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Peter Holditch

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This month's article is again inspired by a posting on the weblogic.developer.interest.transaction newsgroup. The question (excerpted from the posting) was: Does the 10 in weblogic-ejb-jar.xml apply to transactions that are in a suspended state? I have EJB1 (Container Managed/Required) that starts transaction T1 and does some work, then calls another EJB, EJB2 (Container Managed/NotSupported), which makes an interdomain T3 call. Since EJB2 is configured with NotSupported transaction attribute, transaction T1 is suspended for the time being while the business method of EJB2 is executing. The question is, if I set 10 for transactions started by EJB1, will it work? The answer is yes. End of article. Only joking! The subject of transaction timeouts and their relationship to ... (more)

Application Environments, Migration, and Transactions

No, don't worry, it's not a a floor-wax/dessert-topping/toothpaste article this month; it's simply a look at how multilanguage application environments might be used together in highly distributed systems. Interested? Well, don't worry, somebody has to beS Swallow your pride and read on, MacDuff! Looking at the IT systems of most large organizations is often closely akin to going on a fossil hunt. You dig through the J2EE surface to find a strata of C++ code in the supporting layers. Dig a little deeper and you start finding relics of a bygone age when C and Unix ruled the world. ... (more)

Transactions: How Distributed Are Yours?

Another discussion based on a weblogic.developer.interest.transaction posting this month. It's a newsgroup that always proves to be a good source of information for the world at large when it comes to transactional behavior (and a good source of inspiration for me when the article time of the month rolls around again). This particular posting is a great illustration of how an apparently simple assumption can pitch you into the bowels of the infrastructure, if you're not carefully guided by the architecture you're building against, and the possibilities it offers. The original po... (more)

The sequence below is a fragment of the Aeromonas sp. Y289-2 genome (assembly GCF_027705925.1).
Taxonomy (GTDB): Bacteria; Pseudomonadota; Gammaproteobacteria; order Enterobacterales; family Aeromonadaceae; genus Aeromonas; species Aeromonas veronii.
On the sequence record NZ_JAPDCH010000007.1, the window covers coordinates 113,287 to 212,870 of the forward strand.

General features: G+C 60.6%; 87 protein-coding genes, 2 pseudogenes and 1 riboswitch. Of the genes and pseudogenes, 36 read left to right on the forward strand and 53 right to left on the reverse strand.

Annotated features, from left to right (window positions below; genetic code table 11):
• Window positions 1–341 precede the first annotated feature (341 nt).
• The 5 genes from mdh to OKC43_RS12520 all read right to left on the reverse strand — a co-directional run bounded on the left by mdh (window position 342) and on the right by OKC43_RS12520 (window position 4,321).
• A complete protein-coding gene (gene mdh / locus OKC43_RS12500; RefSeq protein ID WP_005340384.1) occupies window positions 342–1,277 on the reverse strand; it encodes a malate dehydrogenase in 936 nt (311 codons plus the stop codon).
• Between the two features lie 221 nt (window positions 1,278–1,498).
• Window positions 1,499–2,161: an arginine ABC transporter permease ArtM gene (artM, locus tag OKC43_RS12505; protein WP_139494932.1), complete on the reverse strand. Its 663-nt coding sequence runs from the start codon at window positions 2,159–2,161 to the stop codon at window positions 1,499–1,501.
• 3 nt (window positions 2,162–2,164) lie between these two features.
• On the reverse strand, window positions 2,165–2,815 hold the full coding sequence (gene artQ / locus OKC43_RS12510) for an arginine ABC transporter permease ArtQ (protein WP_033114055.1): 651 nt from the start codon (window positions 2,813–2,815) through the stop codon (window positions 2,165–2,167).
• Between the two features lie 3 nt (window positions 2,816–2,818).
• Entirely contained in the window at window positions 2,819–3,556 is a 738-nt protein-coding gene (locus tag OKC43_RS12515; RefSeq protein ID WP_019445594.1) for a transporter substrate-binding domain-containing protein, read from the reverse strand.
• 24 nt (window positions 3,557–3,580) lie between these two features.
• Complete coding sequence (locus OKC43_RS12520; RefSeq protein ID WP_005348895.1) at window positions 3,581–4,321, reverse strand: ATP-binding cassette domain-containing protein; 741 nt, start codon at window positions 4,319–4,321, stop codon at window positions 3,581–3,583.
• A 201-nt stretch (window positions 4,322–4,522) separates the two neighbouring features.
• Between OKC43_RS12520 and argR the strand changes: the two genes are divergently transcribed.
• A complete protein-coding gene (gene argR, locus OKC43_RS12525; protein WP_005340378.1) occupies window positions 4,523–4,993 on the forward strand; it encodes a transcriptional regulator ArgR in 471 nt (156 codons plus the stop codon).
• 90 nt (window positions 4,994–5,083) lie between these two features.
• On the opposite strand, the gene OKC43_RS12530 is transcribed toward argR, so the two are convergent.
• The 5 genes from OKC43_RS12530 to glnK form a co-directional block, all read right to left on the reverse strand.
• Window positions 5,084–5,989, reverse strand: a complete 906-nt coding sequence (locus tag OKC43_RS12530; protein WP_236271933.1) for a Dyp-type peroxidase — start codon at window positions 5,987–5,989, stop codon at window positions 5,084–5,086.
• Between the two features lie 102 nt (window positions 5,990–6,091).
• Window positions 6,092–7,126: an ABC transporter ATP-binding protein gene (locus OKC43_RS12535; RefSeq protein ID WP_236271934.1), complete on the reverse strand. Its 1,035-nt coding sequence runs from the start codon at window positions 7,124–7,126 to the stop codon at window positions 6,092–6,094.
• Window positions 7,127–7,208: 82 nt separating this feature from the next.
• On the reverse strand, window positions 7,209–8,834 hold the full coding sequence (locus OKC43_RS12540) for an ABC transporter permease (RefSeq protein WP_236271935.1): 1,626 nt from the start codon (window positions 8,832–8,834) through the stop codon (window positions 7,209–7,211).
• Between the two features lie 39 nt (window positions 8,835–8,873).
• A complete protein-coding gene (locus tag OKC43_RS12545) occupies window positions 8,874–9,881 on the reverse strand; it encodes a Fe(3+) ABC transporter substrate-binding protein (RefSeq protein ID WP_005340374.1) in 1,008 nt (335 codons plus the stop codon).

WebLogic Performance: Pursuit of Speed Isn't Everything

"High performance" is what everybody strives for when putting together a new system. Technical folk often spend hours hung up on the raw speed of their code, and a certain machismo can be derived from shaving milliseconds off that pesky transaction that is the latest pride and joy. Often, this time is not very well spent. In the pursuit of raw speed, not only does readable code often get substituted for the obscure (usually to no avail - optimizing compilers are pretty good these days), thus causing a maintenance headache in the future, but in many cases the performance metric b... (more)

Transactions: Driving You to Distraction?

One definition of a commodity is something that you take for granted. I'll bet there aren't many readers out there who wake in the morning and exclaim, "Thank goodness there's air in the room to breathe!" Likewise, computer users will seldom give thanks for their operating systems, a proclamation like "praise be to those at AT&T and BSD for giving me Unix!" would likely raise more eyebrows than nods around an average water cooler. Things that are taken so much for granted are ripe for methods such as open source as provisioning mechanisms - at the end of the day, if its interfaces... (more)